Wireless is the standard, and basically, this works by the camera emitting a WiFi signal your phone can connect to. Then using an app of some kind, provided by the camera maker, you are able to transfer images from your camera to your phone. However, in crowded places, this can be slow and maybe not even possible, and often to transfer can be slow.
NFC is the newer tech for these sort of transfers, and unlike the complicated process for setting up the WiFi connection, all you have to do with NFC is tap the devices together at the designated locations. It’s fast and easy to use, overall a much better solution than WiFi in most implementations.
Bluetooth is also used, but more so for transferring data from the camera to the phone. Its range is too limited and bandwidth too low to send images quickly enough for most people, so it’s great to have this feature, but as far as transferring images on the go it’s not entirely relevant to the other two methods mentioned above.
EVF or LCD
Another big differentiator between cameras in the high-end point and shoot segment is the addition of an electronic viewfinder (EVF) or not. Many of these cameras just use their rear LCD screen as the primary way that you will see your composition and interact with camera menus and options. However, in bright daylight conditions it can sometimes be hard to see these screens, in the same way that you may have a hard time viewing your phone on a bright day while outside.
The addition of an EVF allows you to look into a viewfinder like you would on a larger interchangeable lens camera. A benefit of this being that bright daytime conditions are not a worry, but the downside is usually a battery life hit of some kind vs a camera without an EVF.
However, there is also a sort of middle ground, where some of these higher end point and shoots that don’t have a built in EVF do have access to an accessory EVF. These are often connected to the camera via the hot shoe and basically function like an EVF that is built in, except that you only have to see it when you want to use it. The downside is this is an additional cost, and not an insignificant one either, as well as they just look silly in our opinion. That said if you are finding that you really like camera X, but it doesn’t have an EVF built in and you want the options of using one, this can be a compromise that you find acceptable.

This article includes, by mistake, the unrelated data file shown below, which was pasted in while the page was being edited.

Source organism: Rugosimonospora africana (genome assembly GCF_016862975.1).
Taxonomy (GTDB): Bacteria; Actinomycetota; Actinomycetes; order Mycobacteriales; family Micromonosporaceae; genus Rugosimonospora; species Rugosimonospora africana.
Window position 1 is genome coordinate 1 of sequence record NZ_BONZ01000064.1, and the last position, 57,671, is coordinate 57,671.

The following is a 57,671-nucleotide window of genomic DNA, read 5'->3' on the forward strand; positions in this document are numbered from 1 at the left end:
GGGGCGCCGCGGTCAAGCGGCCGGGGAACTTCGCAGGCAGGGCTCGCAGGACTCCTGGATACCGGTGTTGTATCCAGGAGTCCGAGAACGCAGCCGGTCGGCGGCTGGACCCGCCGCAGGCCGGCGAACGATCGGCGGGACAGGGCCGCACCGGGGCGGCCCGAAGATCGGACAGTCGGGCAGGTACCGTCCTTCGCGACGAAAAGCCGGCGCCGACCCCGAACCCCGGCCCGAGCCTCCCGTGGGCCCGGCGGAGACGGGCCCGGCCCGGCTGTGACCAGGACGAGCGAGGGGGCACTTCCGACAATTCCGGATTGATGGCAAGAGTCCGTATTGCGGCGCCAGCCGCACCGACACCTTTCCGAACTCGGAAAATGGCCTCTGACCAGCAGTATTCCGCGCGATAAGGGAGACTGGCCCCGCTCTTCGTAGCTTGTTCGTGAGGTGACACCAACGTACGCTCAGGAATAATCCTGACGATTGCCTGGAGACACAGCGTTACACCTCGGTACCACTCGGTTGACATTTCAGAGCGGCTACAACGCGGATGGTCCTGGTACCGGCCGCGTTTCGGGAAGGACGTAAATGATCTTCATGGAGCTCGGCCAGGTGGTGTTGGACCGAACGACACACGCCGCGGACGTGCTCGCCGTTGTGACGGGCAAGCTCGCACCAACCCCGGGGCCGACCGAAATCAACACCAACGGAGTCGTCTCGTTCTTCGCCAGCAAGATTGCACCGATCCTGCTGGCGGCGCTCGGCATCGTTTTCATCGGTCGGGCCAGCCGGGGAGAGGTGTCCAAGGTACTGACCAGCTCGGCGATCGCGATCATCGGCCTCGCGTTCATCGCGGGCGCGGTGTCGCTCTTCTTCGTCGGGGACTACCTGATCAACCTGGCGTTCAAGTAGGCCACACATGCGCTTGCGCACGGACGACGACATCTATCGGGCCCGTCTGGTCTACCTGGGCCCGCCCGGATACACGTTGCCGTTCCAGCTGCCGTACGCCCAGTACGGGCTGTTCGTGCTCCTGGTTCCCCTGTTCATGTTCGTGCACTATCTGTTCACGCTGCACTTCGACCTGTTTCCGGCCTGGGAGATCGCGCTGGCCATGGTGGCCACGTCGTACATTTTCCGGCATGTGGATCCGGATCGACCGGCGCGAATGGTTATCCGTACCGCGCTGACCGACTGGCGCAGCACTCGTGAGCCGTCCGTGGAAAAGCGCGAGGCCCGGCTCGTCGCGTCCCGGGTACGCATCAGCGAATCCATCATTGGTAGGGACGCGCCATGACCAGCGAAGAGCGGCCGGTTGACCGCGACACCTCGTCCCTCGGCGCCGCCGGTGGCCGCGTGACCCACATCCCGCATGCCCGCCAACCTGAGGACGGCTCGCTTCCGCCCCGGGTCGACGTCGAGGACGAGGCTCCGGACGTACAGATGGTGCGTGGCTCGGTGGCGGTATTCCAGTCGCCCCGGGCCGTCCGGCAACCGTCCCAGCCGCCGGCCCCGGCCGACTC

So now that we have gone over what we think is worth considering when investigating your first good point and shoot camera, it’s time to give some recommendations. Now, obviously there are more options out there than these, and you should do your research, but for the majority of you, we think one of these options will likely do the trick nicely.
- Sony RX100 Mk V – [amazon_textlink asin=’B01MCRBY4X’ text=’Sony RX100 Mk V’ template=’PriceLink’ store=’thephobl-20′ marketplace=’US’ link_id=’d4867bff-6be7-11e7-b455-3584eb6d2710′] (Our Review)
- Canon G7X Mk II – [amazon_textlink asin=’B01BV14OXA’ text=’Canon G7X Mk II’ template=’PriceLink’ store=’thephobl-20′ marketplace=’US’ link_id=’dce76958-6be7-11e7-bda2-73fb2aa23067′] (Our Review)
- Fujifilm X70 – [amazon_textlink asin=’B019Y5UBPU’ text=’Fujifilm X70′ template=’PriceLink’ store=’thephobl-20′ marketplace=’US’ link_id=’e51deb5f-6be7-11e7-be20-45e0929aa0cc’] (Our Review)
- Fujifilm X100F – [amazon_textlink asin=’B01N33CT3Z’ text=’Fujifilm X100F’ template=’PriceLink’ store=’thephobl-20′ marketplace=’US’ link_id=’ed3636fd-6be7-11e7-87e7-83da90c9ab89′] (Our Review)
- Sony RX1 R II – [amazon_textlink asin=’B016N39J0O’ text=’Sony RX1R Mk II’ template=’PriceLink’ store=’thephobl-20′ marketplace=’US’ link_id=’00b6bd62-6be8-11e7-a882-7b9be794577a’] (Our Review)
- Ricoh GR II – [amazon_textlink asin=’B00ZY9JJEU’ text=’Ricoh GR II ‘ template=’PriceLink’ store=’thephobl-20′ marketplace=’US’ link_id=’283620f6-6be8-11e7-b04a-a1b65d4a15f9′](Our Review)